The first insect declared safe for human consumption at European level! Flour worm can be used for pasta and biscuits


The larvae of the flour beetle may be used as such or dried, as ingredients for curry or in the form of flour for the preparation of biscuits, pasta and bread.

Flour worm is safe for human consumption, the European Food Safety Authority (EFSA) has decided. It is the first opinion given in the case of a ‘new food’ which is represented by an insect. The decision of the European body can thus open the doors to the sale of this type of product in all supermarkets in Europe.

However, those with different allergies to insects, such as shrimp or mites, will stay away from the new food… from the flour worm.

The dry yellow worm or “Tenebrio molitor larva” is safe for human consumption, EFSA reported wednesday in Parma, Italy, after a study on the insect. The Agency’s opinion could lead to approval at European Union level after the French company that grows flourworms, Micronutris, has applied for a permit for the production of insects for consumption.¬†.

New foods are seen as alternatives to high-carbon food sectors (as with the use of beef).

What are flour worms – the first EU-approved insect food

It is the flour beetle, with glossy, brown or black wings, popularly called “morar”, and scientifically “Tenebrio molitor”.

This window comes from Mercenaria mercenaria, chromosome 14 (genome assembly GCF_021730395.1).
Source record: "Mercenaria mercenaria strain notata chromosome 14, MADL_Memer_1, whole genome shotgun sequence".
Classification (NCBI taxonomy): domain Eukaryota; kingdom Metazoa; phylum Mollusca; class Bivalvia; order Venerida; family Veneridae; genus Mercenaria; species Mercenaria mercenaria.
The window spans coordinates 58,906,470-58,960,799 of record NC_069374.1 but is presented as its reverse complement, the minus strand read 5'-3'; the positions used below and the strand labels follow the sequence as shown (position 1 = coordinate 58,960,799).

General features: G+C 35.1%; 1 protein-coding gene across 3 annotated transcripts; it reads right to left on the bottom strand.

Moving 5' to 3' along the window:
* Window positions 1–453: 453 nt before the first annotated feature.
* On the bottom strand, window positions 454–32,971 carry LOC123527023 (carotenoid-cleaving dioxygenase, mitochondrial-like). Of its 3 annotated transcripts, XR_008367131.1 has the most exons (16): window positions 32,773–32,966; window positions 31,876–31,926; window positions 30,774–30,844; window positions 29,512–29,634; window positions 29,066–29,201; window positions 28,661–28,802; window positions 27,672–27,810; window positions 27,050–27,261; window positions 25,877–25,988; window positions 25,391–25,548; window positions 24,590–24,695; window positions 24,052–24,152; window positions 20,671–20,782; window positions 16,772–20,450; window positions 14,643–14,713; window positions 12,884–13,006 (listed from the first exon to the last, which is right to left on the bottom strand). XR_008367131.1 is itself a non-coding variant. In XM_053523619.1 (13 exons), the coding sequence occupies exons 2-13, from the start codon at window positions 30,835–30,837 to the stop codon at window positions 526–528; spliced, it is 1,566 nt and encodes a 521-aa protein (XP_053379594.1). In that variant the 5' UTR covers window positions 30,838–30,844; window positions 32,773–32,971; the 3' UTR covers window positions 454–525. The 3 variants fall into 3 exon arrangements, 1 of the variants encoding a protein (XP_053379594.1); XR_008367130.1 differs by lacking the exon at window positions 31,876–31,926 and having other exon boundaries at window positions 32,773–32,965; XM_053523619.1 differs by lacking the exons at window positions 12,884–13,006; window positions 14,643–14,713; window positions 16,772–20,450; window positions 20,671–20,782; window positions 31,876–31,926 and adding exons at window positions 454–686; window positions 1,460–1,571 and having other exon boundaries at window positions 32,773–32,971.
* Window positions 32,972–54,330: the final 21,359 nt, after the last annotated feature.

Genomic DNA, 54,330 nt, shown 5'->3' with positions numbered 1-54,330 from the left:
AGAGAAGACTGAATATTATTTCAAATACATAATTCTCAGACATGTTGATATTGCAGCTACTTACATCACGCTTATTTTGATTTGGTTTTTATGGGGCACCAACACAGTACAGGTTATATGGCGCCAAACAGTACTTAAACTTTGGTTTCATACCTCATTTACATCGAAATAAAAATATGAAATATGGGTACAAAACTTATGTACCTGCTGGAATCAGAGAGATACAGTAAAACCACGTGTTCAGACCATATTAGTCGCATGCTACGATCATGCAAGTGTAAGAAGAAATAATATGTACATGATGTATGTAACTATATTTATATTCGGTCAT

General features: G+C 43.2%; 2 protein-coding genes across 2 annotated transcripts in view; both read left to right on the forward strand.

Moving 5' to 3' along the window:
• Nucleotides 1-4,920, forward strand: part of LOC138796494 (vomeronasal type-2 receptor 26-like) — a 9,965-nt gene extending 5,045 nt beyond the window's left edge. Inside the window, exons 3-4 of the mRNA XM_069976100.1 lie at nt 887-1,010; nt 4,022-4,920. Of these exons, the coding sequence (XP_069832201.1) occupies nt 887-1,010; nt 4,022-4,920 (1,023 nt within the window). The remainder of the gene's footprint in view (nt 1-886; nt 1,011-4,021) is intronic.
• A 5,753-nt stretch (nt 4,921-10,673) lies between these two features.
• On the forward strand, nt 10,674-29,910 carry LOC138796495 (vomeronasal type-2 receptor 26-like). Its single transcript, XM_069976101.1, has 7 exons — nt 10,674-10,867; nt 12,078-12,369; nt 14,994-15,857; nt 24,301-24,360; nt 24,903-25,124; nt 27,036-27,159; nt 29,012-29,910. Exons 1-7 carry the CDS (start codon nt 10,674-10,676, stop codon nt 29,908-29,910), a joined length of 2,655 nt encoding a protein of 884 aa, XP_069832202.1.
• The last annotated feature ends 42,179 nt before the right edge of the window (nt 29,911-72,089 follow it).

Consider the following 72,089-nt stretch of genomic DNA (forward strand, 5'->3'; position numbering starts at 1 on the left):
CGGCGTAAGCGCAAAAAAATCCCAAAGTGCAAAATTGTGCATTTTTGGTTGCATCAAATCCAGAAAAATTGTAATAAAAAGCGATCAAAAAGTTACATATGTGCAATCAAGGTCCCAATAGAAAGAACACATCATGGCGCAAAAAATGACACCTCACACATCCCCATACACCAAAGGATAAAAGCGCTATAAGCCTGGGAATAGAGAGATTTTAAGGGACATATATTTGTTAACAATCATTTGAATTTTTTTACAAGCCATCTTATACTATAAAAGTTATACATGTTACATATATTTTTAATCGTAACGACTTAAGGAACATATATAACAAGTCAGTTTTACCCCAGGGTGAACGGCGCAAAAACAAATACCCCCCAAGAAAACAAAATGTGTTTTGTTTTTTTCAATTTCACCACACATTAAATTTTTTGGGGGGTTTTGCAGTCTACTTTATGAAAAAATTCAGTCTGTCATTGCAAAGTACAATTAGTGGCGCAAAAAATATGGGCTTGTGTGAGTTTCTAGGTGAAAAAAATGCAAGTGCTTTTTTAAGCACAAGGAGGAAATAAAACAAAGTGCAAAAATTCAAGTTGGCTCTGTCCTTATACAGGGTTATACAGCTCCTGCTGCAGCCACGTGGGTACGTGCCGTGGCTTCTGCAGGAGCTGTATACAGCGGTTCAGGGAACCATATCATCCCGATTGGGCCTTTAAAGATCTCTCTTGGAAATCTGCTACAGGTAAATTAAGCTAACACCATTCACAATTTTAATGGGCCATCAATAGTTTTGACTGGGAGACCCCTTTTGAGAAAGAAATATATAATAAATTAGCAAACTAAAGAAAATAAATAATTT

The larvae of the flour beetle may be used as such or dried, as ingredients for curry or in the form of flour for the preparation of biscuits, pasta and bread.

The main components of this insect are proteins, fats and fibres, providing for the future a potentially sustainable and low-carbon food source.

The opinion expressed by EFSA on Wednesday is only a first step in the process at which authorities will decide whether or not to approve the sale of snacks, protein bars, cookies and other foods containing insects among the ingredients.

So EFSA’s decision will boost businesses targeting insect breeding, which according to research firm Arcluster will grow tenfold to more than $ 4.1 billion globally by 2025. Insects are becoming a more sustainable source of protein thanks to their less environmental impact and high nutritional value, attracting funding from investment funds and the attention of food giants such as Cargill Inc. and Nestle SA, Bloomberg reports, according to Agerpres.

“It helps create a new source of protein for the whole world in a sustainable way. We are very happy with the nutritional value,” said Helene Ziv, risk manager at Cargill.

This is EFSA’s first assessment of insect risk as a new food, given that the Authority has 14 other requests in insect analysis, from crickets to provides. The approval issued for the flour worm offers marketing opportunities, argues Andrea Germini, team leader at EFSA.

Europe is a leader in insect-growing start-ups, having included insects on the list of sustainable foods. European authorities have allocated funds for research and production facilities, and the Community bloc already allows insects to be used to feed fish, dogs and cats.

Several EU Member States, including Finland, Belgium and the Netherlands, already allow the sale of insect-containing foods in shops. About 2,000 insect species are used in the diets of about two billion people worldwide, but many consumers in Europe will have to overcome that revulsion, the “ick factor,” as Niccolo Manzoni, director of the French firm Five Seasons Ventures, calls it.